The Houthis and former president Ali Abdullah Saleh’s seize of the Yemeni capital Sana’a through the power of arms was the end of the Yemenis’ peaceful uprising and the beginning of the war.
Back then, I had no doubt that it would be a long and harsh war – for a couple of reasons – including that the former president still had control over the armed forces and that Houthis receive instructions form Iran, not to mention the absence of central authority in Yemen and the country’s rough terrains.
Iranians did not hide their involvement in the war, since its early stages, because it saw that it was a regional war. They consider that raging a war against Saudi Arabia in Yemen is part of a geopolitical balance in Syria and Bahrain’s conflicts.
Although many observers denied this probability and mocked it in the beginning, they later admitted the Iranian involvement – Tehran, interestingly, did not conceal that.
Saudi Arabia and other GCC countries have no other option in Yemen but to face the Iranians who are fighting through Houthis and Saleh militias. Also, some Iranian militants were arrested in the fighting zones.
This war is to defend the Gulf countries against Iran’s pursuit to expand and threat its neighbors.
The missiles fired by Houthis on the Saudi kingdom have proven the concerns expressed in the beginning of the war that Saleh and Houthis have a missile system that jeopardizes the security of Saudi Arabia.
Later on, the international maritime forces captured missiles on Iranian ships heading towards Yemeni ports — similar missiles are being used to target southern regions in Saudi Arabia.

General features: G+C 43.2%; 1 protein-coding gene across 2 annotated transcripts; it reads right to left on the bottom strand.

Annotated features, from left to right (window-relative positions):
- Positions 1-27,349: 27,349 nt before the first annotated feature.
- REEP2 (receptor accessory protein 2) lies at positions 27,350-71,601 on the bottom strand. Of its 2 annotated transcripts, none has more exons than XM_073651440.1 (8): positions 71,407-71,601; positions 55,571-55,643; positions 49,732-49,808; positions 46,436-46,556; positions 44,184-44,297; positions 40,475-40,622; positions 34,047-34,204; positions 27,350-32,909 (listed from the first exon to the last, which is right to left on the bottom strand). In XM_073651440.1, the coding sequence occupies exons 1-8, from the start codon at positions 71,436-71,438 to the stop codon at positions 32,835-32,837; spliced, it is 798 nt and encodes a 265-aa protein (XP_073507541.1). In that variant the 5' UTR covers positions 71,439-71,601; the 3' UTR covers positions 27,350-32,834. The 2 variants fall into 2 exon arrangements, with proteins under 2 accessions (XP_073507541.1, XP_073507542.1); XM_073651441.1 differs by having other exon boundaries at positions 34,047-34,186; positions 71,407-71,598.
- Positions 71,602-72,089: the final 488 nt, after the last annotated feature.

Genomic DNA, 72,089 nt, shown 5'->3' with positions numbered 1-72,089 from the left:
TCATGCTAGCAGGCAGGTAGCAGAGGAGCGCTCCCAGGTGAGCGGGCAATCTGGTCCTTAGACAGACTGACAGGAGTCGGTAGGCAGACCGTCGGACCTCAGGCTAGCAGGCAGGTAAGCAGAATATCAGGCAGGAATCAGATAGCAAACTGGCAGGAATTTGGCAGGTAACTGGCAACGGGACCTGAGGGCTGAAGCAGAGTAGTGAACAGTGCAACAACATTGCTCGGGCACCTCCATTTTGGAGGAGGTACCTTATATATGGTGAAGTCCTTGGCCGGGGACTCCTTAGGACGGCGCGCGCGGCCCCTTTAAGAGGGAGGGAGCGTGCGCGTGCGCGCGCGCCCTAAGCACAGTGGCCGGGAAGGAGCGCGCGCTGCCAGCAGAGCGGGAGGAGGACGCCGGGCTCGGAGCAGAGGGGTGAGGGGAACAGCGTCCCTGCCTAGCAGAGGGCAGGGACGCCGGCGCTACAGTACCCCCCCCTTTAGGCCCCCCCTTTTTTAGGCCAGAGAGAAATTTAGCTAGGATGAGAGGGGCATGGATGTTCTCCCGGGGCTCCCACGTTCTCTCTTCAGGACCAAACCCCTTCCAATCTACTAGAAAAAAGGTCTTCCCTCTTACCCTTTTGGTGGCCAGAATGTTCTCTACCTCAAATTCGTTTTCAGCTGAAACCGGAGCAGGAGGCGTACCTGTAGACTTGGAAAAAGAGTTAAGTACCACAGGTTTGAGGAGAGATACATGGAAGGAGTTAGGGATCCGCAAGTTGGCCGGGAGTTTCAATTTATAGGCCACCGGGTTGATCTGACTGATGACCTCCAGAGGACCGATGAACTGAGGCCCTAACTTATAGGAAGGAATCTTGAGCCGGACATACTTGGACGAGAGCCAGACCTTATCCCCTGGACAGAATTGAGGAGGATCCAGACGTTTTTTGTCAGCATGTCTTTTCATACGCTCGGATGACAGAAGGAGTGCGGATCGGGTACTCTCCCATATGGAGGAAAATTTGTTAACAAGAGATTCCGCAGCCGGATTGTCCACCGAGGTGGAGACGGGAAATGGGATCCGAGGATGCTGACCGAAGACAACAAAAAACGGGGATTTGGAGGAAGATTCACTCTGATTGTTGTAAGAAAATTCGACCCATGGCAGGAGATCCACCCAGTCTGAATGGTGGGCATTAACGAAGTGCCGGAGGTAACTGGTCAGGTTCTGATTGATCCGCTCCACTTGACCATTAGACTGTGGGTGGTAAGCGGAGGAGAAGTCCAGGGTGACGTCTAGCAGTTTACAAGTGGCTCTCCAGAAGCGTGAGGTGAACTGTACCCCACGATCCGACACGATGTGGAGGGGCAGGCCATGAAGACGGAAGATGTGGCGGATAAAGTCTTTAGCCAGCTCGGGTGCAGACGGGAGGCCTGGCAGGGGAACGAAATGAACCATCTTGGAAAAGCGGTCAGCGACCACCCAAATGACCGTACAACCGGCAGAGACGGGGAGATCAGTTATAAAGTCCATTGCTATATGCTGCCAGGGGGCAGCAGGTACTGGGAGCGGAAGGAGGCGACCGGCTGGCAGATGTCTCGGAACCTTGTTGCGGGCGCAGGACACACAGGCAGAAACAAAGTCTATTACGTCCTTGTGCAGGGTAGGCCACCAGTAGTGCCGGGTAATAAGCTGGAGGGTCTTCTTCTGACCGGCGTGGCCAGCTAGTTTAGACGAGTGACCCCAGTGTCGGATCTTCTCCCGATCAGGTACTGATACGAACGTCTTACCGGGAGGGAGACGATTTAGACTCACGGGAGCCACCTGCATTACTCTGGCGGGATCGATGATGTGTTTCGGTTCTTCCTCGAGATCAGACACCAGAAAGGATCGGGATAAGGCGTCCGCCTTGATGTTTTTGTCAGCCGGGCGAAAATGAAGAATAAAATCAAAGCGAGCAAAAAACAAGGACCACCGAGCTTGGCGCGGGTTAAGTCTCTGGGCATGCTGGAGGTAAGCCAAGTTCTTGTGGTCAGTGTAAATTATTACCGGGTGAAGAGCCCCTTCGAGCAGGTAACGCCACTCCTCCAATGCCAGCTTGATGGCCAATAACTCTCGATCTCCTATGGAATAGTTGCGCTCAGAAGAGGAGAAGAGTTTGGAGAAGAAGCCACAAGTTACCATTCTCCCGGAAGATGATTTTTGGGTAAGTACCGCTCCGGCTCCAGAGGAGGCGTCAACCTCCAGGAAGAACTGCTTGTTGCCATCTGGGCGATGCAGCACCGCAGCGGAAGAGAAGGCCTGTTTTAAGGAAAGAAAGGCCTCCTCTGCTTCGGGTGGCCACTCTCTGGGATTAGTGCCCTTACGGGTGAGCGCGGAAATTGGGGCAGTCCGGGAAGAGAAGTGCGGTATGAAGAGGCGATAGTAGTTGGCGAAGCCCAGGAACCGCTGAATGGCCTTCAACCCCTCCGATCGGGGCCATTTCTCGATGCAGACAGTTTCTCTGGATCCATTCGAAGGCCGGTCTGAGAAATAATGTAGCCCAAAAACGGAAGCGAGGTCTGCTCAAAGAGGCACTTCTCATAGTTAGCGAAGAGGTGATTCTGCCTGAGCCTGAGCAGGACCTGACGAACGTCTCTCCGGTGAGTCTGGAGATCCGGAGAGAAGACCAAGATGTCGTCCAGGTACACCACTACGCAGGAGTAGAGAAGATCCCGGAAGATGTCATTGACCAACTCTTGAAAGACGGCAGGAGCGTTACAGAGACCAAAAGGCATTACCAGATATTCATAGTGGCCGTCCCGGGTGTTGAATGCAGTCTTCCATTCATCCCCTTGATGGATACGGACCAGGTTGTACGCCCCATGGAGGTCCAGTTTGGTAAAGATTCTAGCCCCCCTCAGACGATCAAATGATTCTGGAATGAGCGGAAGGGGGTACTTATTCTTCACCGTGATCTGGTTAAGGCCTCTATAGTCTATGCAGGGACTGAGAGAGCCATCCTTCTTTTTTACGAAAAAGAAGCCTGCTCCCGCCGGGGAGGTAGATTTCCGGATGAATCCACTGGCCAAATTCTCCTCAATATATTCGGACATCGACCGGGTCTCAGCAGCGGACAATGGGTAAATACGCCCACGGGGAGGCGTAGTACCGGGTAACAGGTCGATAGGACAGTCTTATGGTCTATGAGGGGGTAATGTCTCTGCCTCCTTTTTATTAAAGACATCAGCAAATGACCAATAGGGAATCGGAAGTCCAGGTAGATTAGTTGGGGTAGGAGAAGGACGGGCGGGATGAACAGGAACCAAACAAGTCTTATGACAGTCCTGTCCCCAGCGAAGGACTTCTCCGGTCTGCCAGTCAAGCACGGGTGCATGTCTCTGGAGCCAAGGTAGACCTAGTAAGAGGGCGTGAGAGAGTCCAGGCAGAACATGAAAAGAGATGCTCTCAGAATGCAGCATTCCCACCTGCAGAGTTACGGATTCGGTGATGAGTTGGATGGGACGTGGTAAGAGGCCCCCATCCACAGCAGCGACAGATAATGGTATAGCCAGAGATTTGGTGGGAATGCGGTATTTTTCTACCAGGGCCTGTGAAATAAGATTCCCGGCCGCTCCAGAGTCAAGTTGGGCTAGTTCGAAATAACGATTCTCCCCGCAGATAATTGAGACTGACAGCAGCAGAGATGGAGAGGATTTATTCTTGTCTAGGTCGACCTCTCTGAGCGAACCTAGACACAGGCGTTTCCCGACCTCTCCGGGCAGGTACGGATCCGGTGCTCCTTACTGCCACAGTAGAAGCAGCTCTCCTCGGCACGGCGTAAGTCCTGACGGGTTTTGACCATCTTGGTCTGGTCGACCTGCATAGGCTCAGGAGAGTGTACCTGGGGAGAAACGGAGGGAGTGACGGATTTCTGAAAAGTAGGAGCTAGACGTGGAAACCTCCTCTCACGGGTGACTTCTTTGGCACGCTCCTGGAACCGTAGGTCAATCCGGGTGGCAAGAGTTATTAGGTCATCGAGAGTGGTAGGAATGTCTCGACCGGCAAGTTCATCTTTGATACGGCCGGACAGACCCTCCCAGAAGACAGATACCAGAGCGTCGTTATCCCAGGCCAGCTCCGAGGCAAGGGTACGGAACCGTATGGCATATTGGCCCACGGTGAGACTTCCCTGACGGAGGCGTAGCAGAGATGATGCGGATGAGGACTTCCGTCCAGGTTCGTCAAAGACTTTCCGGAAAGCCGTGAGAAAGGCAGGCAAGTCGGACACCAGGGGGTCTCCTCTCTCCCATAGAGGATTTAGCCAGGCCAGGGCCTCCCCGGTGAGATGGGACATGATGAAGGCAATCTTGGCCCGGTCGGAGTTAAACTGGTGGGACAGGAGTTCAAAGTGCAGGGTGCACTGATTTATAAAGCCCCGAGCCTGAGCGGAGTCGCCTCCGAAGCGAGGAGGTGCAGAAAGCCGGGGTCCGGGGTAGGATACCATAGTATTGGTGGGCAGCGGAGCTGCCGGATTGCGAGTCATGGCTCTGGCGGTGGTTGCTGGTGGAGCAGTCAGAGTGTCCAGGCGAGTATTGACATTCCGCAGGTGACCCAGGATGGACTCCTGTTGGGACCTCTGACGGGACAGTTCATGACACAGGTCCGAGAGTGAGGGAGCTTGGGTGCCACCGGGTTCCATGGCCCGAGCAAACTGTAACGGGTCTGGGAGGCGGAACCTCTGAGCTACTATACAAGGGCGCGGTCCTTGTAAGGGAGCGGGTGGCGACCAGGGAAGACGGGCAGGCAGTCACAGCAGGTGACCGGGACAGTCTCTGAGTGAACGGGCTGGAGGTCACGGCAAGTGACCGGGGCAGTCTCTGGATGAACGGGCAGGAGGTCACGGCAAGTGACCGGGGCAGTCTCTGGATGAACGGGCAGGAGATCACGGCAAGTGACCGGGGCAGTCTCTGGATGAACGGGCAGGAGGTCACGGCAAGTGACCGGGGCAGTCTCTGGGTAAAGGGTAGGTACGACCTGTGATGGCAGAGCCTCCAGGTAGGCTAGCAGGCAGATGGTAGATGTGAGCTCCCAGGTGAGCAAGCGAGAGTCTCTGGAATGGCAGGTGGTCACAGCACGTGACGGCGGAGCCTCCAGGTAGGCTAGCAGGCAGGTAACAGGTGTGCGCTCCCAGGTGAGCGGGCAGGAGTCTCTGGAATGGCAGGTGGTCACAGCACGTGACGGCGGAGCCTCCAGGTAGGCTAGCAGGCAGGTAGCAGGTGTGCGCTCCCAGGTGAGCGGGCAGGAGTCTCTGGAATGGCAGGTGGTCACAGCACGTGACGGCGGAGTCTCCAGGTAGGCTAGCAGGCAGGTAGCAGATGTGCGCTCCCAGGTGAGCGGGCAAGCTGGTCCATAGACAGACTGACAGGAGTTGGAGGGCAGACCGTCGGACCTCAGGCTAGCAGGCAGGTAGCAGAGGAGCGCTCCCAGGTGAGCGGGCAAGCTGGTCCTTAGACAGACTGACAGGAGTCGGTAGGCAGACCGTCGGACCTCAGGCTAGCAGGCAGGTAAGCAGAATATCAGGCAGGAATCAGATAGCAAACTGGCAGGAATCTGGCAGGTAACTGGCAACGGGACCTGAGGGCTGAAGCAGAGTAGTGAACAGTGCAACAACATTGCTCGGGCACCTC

Now two years since the Yemeni war has started, it would be good to remember some facts that often disperse during the war.
Firstly, Saleh was ousted and the new political situation was established by the Yemeni people when they turned against him due to the failure of his tenure – one of the longest and the most failing tenures worldwide.
Changing the regime was not a wish or a plan put by the GCC countries but an outcome to the Arab Spring that toppled rulers: Saleh in Yemen, Gaddafi in Libya, Mubarak in Egypt and Ben Ali in Tunisia.
After the uprising’s arrival to Sana’a and out of fears over chaos, the UN pursued managing the situation through appointing secretary general’s special envoy for Yemen who is assigned to maintain national peace and to propose a political project – endorsed by the Gulf countries, the US and the European Group.
The resolution was represented in a democratic regime to be achieved through selecting the presidency and the parliament. It was endorsed by all Yemeni parties and, subsequently, a temporary transitional government for 18 months was formed to prepare the constitution and elections.
During this period, Saleh and Houthis plotted the coup and took over Yemen, arresting the majority of ministers and political leaders.
The only solution for the military coup in Yemen was to respond militarily after the rebels rejected all international mediation and additional concessions granted to them. They insisted on laying hands on the leadership and keeping their weapons – similar to the condition of “Hezbollah” in Lebanon.
Yemen’s war, like other wars in the region, is not a conflict between locals but is funded and plotted by regional forces – Iran on top of them, insisting to expand its power and besieging its neighbors.
War was painfully and sorrowfully imposed on Yemenis, as well as Saudis. It is unacceptable to permit the Iranian regime to use Yemen as a base to attack its neighbor country, without facing it militarily.